Jack and Patti Wood present in front of Spallumcheen council along with their daughter, Kathy Bal and her son, Mason. A public hearing for the family’s proposed adventure park took place at the Armstrong Centennial Hall Thursday evening. Photo: Brendan Shykora

Jack and Patti Wood present in front of Spallumcheen council along with their daughter, Kathy Bal and her son, Mason. A public hearing for the family’s proposed adventure park took place at the Armstrong Centennial Hall Thursday evening. Photo: Brendan Shykora

Emotions run high as North Okanagan adventure park hearing ends in no decision

Decision on the proposed adventure park has been tabled until the next council meeting Sept. 3

  • Aug. 8, 2019 12:00 a.m.

After running for more than three hours, a public hearing on a proposed mountain adventure park in Spallumcheen ended in a non-decision.

Close to 150 residents showed up at the Armstrong Centennial Hall on Thursday evening to speak against or in support of the proposed Wood Mountain Adventure Park. The lengthy and at times emotional hearing prompted Councillor Todd York to call for more decision-making time.

“In light of some great questions and concerns that were brought up tonight, I think it would be in some way inappropriate for us to make a decision at this point,” said York. His motion to delay was seconded by Councillor Christine LeMaire and passed unanimously.

Read More: Spallumcheen adventure park proposed

“This was emotional at some times and I can see that people feel very strongly about some of the issues, and I think we have to examine some of those things a little more closely,” added York.

Kristy Liashenko and her husband Craig own a farm on Eagle Rock Road, immediately west of the proposed site. At the hearing they expressed to council their dire concern about how the project will impact their water supply.

“If we don’t have water we will lose everything that we worked 20 years for in a heartbeat,” Liashenko said through tears.

“My concern is there’s no professional planning, and if there was more professional preperation I’d feel more comfortable about it,” Liashenko added later on in the evening.

“I’m feeling more scared than I emotionally was before. I am beside myself right now.”

At the hearing’s end, Mayor Christine Fraser imparted to the remaining attendees that there will still be many stages of planning ahead.

“If this were to move forward, there’s lots of ability for council to make sure the concerns that have been raised tonight are addressed,” she said.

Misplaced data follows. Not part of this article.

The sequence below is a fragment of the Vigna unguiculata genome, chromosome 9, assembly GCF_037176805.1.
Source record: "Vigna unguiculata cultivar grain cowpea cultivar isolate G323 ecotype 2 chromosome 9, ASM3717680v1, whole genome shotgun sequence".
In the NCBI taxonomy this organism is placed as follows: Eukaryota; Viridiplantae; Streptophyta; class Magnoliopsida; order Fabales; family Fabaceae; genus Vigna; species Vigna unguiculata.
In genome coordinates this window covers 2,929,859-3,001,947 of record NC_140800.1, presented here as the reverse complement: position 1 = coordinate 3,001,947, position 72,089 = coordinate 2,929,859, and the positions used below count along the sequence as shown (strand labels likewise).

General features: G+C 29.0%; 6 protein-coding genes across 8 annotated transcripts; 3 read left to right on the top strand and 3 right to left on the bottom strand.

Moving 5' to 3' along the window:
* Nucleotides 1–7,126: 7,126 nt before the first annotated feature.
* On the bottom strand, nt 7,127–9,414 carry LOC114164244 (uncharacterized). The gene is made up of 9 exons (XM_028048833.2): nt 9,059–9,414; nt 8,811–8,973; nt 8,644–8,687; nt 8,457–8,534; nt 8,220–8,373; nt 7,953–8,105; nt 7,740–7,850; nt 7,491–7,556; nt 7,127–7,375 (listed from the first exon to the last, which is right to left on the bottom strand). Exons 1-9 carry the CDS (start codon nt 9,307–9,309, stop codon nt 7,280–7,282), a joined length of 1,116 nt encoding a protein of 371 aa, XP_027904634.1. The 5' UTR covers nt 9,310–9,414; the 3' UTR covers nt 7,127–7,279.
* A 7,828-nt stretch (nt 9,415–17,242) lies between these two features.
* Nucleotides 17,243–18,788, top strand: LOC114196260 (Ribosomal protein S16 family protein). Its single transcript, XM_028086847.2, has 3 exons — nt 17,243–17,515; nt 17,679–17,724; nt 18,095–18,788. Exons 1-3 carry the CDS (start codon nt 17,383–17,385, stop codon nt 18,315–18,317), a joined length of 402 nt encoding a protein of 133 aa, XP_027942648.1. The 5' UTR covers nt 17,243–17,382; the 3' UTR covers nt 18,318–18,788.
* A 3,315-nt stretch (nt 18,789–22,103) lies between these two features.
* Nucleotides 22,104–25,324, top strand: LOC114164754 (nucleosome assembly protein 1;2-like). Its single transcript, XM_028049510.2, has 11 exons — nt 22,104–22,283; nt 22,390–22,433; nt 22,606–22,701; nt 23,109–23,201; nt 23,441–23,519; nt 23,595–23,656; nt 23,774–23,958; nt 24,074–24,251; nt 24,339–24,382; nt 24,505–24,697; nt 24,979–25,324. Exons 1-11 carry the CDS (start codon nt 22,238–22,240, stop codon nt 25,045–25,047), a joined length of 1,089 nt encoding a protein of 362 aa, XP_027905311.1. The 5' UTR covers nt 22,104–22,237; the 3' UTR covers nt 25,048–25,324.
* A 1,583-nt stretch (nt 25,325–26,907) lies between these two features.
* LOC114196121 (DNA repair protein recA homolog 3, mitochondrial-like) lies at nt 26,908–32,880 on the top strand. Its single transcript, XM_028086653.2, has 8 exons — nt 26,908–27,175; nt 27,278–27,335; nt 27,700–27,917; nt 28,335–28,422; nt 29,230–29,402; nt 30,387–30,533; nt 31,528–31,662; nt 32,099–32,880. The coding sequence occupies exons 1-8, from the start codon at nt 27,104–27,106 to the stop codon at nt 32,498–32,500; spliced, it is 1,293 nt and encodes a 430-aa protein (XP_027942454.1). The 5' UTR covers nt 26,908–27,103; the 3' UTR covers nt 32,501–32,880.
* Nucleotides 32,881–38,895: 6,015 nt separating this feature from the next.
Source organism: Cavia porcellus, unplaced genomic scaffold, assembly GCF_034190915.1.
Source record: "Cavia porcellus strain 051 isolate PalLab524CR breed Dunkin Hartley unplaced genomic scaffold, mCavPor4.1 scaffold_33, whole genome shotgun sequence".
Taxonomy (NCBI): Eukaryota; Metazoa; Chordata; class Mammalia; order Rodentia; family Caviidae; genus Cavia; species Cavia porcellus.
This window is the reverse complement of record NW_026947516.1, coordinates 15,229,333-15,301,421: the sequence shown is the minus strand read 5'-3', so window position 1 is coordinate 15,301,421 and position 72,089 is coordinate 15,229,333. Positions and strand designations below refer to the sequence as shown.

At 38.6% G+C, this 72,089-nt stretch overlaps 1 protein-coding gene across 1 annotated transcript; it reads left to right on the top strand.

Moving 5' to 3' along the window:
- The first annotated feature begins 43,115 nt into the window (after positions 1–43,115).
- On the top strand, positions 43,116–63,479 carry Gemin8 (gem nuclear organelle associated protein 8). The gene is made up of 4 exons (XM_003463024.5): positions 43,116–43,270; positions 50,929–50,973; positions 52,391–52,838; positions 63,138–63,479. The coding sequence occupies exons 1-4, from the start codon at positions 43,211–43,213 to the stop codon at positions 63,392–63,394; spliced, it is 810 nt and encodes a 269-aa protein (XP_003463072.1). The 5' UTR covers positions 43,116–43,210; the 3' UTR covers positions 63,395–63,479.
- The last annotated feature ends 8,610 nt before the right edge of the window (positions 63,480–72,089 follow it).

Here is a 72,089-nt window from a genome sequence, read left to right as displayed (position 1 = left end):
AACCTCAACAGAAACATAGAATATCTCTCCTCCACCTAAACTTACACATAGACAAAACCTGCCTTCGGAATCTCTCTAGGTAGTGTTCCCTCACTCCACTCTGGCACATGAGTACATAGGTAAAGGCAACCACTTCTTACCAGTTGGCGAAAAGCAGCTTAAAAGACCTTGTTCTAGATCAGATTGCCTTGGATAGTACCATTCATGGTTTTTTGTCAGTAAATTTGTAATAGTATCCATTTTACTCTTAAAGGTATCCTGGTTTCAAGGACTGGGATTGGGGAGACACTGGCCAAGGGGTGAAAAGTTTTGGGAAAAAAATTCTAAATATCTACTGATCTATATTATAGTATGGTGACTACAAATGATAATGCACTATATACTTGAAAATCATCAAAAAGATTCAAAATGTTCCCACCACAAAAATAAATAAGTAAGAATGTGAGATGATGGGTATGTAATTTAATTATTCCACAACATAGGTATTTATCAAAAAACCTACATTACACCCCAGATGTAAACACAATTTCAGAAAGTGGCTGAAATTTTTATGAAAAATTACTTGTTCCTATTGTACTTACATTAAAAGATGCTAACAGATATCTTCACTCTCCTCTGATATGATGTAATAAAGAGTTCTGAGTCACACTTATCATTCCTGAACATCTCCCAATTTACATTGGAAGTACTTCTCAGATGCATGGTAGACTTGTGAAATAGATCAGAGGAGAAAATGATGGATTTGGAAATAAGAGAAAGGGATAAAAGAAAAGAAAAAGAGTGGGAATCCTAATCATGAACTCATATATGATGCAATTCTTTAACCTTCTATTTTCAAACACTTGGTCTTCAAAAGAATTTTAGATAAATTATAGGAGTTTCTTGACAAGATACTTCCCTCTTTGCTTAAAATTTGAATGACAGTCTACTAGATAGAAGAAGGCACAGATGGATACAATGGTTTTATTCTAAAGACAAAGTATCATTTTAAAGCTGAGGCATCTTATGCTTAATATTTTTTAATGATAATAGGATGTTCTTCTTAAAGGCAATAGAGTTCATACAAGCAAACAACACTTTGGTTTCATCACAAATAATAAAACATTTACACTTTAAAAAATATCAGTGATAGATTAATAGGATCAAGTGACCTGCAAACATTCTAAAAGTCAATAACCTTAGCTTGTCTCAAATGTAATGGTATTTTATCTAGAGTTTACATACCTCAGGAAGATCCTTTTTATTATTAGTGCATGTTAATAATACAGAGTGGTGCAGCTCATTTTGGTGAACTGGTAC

A decision on the adventure park’s application will now be made at the next scheduled council meeting on Sept. 3 at 7 p.m.

It’s the second time a decision on the project has been delayed after a hearing on Tuesday was rescheduled due to an overcrowded venue.

Read More: Overflow crowd causes Spallumcheen hearing adjournment

Council received a total of 185 letters on the project, the vast majority being in favour of the park. Approximately 30 residents came up to the podium to speak in front of council, several making multiple podium appearances as the conversation developed.

Most speakers were residents whose property borders on the adventure park’s proposed site. The most common concerns brought up regarding the project were the potential for heightened risk of wildfire, contaminated or diverted water flow, noise and light disturbance and an increase in traffic on roads that are lacking in shoulder space for pedestrians.

Spallumcheen’s Woodbridge Dynamics Inc., operated by Jack and Patti Wood, have applied to the township to build Wood Mountain Adventure Park on their family-owned property to the west of Highway 97A between Powerhouse Road and Eagle Rock Road. Plans for the park include an alpine coaster ride, children’s play area and challenge course, along with buildings for ticket and merchandise sales, washroom, ride cart storage and repair and administration.

Jack Wood took several turns at the podium to clarify questions from the public following his initial presentation.

“The predominant problem that my neighbours are bringing up seems to be the water issue,” said Wood. “All these roads, all these parking lots, everything that is there has been there for a very, very long time. All of the water issues – unless you go back 30 or 40 years – I don’t believe they’re coming off of my property.”


Brendan Shykora

Follow us: Facebook | Twitter

Lake Country Calendar

Just Posted

Most Read